I will need to present a project to non-statisticians in an upcoming conference and I would like to include a quote that I have read at one point that makes the comparison between statistics and a machine which processes ore. The reason is that I want to emphasize a certain connection between the capabilities of statistics and the goals of the audience.
I cannot find the quote, and was hoping someone would be able to point me to a reference for it. It is something along the following lines:
Consider the case of extracting gold from ore. The expectation of a good gold extraction machine is that it cleanly separates the gold from the ore with no waste. We would not criticize this machine for failing to extract gold if none was originally present in the ore, nor would we judge it too harshly if it failed to extract gold from ore with only minute quantities. Similarly, statistics is a machine which extracts information from the data. Statistics cannot create information, the data must contain that.
I believe the quote is due to Fisher, and that he goes on to note the resemblance between himself and a machine operator. I think the point he makes is that he doesn’t need to be particularly brilliant to get good results as long as his statistical machinery is smart.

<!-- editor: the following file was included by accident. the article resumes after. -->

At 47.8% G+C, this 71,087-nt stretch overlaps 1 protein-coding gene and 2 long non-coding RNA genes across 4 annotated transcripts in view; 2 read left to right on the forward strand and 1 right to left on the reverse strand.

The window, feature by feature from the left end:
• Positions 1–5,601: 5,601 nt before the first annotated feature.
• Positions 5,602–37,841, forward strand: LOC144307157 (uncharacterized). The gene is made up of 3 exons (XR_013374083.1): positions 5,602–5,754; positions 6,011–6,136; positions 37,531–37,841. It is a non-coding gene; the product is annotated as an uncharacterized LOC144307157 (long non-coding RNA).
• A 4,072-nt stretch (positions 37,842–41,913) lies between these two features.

Any help would be appreciated. Please provide the full quote if possible.
DETAILS ON LOCATION OF QUOTE (added after answer was found):
After following the lead of the selected answer, I found the paper with the quote. It is:
- Fisher, R. A. (1947). Development of the Theory of Experimental Design. Proc. of the Int. Statist. Conf., Washington, 3, 434-439.
It can be found for free here, in the digital archives of Fisher’s collected works. It appears to be a conference speech he made in 1947.
Title Statistical Design Springer Texts in Statistics Author George Casella Edition illustrated Publisher Springer, 2008 ISBN 0387759654, 9780387759654
… makes reference to this simile in the first page of the Preface. He cites Fisher, 1947. I only have google books access, and the reference section is excluded from the Casella reference above. So, I was not able to track down which Fisher, 1947 but one imagines it is in The design of experiments.